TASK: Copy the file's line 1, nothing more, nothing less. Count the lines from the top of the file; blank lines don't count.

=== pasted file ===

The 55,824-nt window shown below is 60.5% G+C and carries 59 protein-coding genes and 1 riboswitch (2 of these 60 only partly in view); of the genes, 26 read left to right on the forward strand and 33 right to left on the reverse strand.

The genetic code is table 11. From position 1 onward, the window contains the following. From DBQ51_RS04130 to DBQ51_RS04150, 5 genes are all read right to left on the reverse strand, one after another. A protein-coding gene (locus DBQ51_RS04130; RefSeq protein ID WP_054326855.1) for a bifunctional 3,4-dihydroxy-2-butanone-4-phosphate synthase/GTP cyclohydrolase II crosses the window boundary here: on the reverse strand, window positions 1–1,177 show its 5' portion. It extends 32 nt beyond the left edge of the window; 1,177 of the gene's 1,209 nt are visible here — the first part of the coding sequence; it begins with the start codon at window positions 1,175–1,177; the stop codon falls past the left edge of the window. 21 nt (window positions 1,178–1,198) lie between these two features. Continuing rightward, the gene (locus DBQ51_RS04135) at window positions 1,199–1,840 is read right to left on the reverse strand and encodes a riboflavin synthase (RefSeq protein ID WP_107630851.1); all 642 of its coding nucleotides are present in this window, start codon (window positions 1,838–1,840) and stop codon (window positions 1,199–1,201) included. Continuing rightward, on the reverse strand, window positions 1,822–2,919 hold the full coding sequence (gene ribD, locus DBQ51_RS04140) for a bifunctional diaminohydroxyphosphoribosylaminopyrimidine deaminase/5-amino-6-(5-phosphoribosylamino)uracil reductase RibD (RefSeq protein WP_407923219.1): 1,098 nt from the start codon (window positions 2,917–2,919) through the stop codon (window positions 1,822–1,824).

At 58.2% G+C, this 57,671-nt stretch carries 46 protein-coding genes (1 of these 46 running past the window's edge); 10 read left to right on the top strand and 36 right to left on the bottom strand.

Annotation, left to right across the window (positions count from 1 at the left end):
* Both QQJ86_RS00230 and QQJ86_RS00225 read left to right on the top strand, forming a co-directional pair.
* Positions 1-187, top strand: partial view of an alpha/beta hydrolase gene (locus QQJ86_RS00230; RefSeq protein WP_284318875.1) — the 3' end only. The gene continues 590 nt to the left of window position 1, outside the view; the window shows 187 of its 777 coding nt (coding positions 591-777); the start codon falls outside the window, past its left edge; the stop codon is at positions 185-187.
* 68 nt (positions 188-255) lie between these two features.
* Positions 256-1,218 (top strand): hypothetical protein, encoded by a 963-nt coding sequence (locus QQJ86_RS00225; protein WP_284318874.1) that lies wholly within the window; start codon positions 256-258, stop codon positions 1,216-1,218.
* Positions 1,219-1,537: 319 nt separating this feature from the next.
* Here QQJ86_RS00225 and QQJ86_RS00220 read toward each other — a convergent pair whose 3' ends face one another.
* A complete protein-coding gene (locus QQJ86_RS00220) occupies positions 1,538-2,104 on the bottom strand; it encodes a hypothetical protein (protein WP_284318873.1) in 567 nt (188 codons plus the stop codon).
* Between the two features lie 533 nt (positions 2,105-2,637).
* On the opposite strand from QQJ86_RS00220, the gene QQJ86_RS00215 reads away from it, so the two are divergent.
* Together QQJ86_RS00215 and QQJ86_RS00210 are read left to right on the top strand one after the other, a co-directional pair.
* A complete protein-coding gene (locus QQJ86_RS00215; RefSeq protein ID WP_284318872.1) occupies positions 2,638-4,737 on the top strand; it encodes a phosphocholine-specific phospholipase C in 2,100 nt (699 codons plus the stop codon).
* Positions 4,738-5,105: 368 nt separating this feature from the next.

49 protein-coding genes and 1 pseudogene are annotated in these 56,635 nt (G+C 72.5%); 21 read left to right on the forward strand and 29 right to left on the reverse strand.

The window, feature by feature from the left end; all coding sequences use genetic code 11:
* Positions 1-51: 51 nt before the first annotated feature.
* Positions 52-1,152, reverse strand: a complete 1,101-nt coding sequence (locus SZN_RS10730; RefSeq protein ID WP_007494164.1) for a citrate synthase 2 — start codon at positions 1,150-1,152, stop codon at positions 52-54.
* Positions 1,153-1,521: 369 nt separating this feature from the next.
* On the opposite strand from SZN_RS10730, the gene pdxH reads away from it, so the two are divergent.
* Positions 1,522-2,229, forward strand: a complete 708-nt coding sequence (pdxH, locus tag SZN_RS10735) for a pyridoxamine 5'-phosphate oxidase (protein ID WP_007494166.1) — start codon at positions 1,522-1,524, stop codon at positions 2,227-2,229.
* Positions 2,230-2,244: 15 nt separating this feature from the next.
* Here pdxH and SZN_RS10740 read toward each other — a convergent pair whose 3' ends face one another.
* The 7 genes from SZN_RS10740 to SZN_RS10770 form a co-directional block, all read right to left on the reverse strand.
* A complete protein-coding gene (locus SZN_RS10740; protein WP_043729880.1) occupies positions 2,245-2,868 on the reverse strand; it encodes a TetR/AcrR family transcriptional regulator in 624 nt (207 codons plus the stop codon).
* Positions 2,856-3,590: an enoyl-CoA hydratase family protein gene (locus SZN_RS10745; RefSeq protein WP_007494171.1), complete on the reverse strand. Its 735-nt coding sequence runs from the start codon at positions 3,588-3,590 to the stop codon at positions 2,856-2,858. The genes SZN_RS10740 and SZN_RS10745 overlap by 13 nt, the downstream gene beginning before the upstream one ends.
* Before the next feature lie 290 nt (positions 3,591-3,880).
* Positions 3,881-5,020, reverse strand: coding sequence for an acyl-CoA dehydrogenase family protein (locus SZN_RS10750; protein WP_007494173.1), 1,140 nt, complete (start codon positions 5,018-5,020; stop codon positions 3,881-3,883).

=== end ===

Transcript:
The 55,824-nt window shown below is 60.5% G+C and carries 59 protein-coding genes and 1 riboswitch (2 of these 60 only partly in view); of the genes, 26 read left to right on the forward strand and 33 right to left on the reverse strand.